The Abuse No One Talks About
I Discovered I Had Been in an Abusive Relationship For Years… With My Daughter
People say love shouldn’t hurt. Is that still true if your child is hurting you? If a significant other did some of the things adult children do to parents, it would be considered abuse.
Emotional abuse is a way to control another person by using emotions to criticize, embarrass, shame, blame, or otherwise manipulate another person.
My name is Teresa and I’ve been abused. My abuser is my daughter. I have been lied to, talked about, disrespected, and betrayed. I have been shamed and blamed when I have expressed my feelings. I have been manipulated. Somehow, that still feels like it’s my fault. She’s the abuser but I raised her. How did that happen?
The abuse began when she was a teenager. I didn’t recognize it as abuse. She wasn’t physically abusive at all. She had never hit me or even tried. She was very respectful when she was around me. We had many conversations about life, sex, friends, boys, etc. and she always seemed to have a good head on her shoulders. We had mother/daughter dates all the time and spent a lot of quality time together.
I did notice that my daughter was a liar. I caught her lying as a small child. I considered them small white lies and wasn’t concerned. By the teen years, my daughter had become a great liar. It was impossible to tell what was a lie and what was the truth. She was an amazing actress, crying and playing the victim with ease. There were times I had proof that she was lying and she would still deny the truth. She would always double down on the lie. Even with proof and witnesses, I questioned the truth. In my mind, only a pathological liar would behave like this. MY child couldn’t be a pathological liar, could she?
My daughter was a master manipulator at an early age. She manipulated all the women in the family. At fifteen, she convinced her paternal aunt to put her on birth control without me or her father knowing. She convinced her paternal grandmother that I was horrible to her all the time and she needed her support against me. She convinced me that her grandmother was lying because she wanted an excuse not to like me. She promised me she didn’t tell her grandmother anything negative about me. I wanted to believe her. She divided us easily and conquered. With no one liking or trusting anyone, it was easy for her to use everyone to her advantage and she did.
This behavior has continued. My daughter is now 27. Early last year she posted a nearly naked picture on social media with the words “hi mom.” I told her I was deeply hurt and upset by this. It felt like a slap in the face. She immediately flipped it on me. She said I verbally abused her for three months during her teen years. She also claims we (her father and I) locked her in her room for three months without letting her come out at all. Of course, she involved her aunt and grandmother in this issue, telling them she finally felt comfortable talking about the abuse she suffered as a teen. She also had her aunt call me with her on three-way to try to gaslight some fake confession from me. Her accusations were hurtful and false, but the manipulation worked. I was no longer thinking about what my daughter did that deeply hurt me, it was now all about her.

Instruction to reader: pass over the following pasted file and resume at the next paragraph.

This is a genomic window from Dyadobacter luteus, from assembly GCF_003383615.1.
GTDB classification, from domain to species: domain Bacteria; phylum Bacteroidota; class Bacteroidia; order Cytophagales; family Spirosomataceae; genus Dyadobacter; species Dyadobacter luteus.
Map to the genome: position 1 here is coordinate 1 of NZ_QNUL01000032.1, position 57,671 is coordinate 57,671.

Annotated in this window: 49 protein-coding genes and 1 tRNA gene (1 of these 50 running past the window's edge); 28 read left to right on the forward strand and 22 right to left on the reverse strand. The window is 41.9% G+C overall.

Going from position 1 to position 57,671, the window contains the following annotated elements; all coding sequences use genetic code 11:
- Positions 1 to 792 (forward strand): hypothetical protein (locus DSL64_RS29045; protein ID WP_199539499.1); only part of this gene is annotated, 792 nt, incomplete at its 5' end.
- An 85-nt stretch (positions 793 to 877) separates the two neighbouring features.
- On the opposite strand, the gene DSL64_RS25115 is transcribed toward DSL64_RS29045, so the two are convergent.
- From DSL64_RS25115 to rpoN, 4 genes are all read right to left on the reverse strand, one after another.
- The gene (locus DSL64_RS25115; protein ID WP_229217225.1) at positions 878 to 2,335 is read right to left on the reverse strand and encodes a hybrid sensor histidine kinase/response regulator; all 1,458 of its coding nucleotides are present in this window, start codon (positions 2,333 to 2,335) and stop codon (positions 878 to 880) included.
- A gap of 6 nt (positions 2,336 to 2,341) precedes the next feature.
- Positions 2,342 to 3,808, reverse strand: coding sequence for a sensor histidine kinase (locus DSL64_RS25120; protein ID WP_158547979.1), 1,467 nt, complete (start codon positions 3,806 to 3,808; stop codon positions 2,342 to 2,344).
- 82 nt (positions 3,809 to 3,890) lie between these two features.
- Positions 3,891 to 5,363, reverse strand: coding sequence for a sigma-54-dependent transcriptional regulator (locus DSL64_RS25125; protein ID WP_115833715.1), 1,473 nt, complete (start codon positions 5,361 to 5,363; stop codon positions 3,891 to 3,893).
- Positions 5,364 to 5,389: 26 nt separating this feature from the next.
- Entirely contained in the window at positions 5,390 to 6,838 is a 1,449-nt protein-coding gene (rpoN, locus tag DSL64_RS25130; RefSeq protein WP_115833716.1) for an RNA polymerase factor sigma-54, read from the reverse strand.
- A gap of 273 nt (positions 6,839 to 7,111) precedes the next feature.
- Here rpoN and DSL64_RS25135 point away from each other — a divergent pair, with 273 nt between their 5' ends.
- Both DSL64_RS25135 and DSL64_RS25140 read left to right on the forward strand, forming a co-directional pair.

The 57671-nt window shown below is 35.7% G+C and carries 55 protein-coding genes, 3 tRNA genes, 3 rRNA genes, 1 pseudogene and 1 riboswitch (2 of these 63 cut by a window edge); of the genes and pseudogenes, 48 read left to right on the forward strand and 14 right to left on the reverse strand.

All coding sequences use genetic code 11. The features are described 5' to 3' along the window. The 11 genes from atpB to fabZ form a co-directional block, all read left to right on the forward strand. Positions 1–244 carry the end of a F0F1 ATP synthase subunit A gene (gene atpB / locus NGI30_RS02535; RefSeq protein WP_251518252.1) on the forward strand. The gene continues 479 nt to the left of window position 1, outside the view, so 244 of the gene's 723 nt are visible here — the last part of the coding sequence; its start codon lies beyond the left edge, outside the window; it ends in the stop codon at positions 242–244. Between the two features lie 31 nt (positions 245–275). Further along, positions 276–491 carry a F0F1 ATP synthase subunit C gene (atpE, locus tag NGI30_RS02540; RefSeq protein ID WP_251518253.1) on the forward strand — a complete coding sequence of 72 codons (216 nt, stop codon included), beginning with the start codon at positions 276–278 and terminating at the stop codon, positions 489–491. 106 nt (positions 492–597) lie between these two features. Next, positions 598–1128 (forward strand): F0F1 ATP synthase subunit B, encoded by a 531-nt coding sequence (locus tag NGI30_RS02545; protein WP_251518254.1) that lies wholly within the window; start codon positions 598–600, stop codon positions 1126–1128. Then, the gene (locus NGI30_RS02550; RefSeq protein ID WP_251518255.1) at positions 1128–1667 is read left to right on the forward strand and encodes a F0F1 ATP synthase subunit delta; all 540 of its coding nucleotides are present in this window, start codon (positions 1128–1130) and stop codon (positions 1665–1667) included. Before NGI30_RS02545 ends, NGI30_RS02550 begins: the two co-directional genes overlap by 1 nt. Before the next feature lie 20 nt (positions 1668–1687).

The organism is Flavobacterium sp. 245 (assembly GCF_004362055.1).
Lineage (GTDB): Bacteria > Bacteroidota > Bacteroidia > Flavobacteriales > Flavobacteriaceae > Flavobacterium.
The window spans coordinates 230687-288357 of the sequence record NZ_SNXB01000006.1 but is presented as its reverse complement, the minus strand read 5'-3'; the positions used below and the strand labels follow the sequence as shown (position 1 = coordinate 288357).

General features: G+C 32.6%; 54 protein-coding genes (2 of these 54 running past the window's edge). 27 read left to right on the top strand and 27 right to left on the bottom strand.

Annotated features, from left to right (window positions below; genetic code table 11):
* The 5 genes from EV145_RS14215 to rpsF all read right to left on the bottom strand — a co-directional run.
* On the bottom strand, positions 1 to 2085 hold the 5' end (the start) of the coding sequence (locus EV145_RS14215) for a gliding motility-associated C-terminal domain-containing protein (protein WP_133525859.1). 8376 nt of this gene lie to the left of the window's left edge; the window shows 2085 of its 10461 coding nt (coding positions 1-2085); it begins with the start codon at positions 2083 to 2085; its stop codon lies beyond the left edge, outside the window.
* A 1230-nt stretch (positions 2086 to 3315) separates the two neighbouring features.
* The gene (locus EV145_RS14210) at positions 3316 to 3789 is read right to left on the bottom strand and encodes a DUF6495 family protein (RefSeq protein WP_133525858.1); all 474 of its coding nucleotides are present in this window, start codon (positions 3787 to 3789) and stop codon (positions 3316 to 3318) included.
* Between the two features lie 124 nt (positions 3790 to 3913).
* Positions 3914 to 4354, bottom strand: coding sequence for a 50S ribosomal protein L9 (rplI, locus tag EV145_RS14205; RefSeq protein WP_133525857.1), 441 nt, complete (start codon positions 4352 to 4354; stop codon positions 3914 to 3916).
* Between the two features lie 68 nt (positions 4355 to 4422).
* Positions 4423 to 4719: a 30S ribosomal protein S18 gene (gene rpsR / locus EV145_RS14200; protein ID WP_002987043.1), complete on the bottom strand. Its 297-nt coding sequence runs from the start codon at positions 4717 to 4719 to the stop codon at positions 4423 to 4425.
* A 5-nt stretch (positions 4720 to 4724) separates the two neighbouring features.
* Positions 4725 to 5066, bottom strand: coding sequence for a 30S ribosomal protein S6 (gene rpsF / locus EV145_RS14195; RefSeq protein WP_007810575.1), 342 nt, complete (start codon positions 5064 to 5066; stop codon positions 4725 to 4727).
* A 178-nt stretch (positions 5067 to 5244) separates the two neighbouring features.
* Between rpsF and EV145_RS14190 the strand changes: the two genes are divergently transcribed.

In 2020, I was so drained by my relationship with my daughter that I decided to see a therapist. I learned about co-dependency and abuse. I still didn’t think those things described my relationship with my daughter. It was a simple text that changed my mind. I was speaking with my therapist when I received the text. This was just a couple of months after my daughter had hurt me, tried to assassinate my character, and set up a three-way call to gaslight me. The text said, “Mom if you really love me, you’ll send me $50.” I got texts like this all the time from her and thought nothing of it. I was annoyed she was asking for something again after hurting me so deeply. I expressed my annoyance to the therapist and she explained how manipulative that text was.
I have always considered myself too strong, smart, and independent to ever be abused by anyone. I was wrong. I was in a co-dependent and abusive relationship with my daughter. I have five children. None of the other four are like this at all. We raised them all the same. The only difference is that we didn’t allow the other children to spend as much time with the aunt and grandmother.
Once I admitted to myself that the relationship was abusive, I felt like a failure. Somehow I had convinced myself that if all five children aren’t good, productive, loving, and amazing humans, then I was a bad mother. Then my record as a mother is somehow unworthy. This admission is both painful and embarrassing. I did my very best all the time. I still do. There are so many factors that play a part in who our children become; genetics, environment, parenting, friends, teachers, schools, culture, social media, society, etc. There is no way that any mother could protect any child from all of those factors. I know my best is good enough. I have four other children that prove that.
I invited my daughter to therapy. She came once. She didn’t like what the therapist had to say. She made an excuse why she couldn’t come the second time. I will keep inviting her. Maybe one day she’ll be ready.
In the meantime, I keep our conversations short and sweet. I have now set boundaries with my daughter. I am not available to be used or abused by anyone, even my daughter. I hope this article helps someone else to recognize the abuse you may suffer from your child, forgive yourself for raising an abuser, and seek help to change the situation.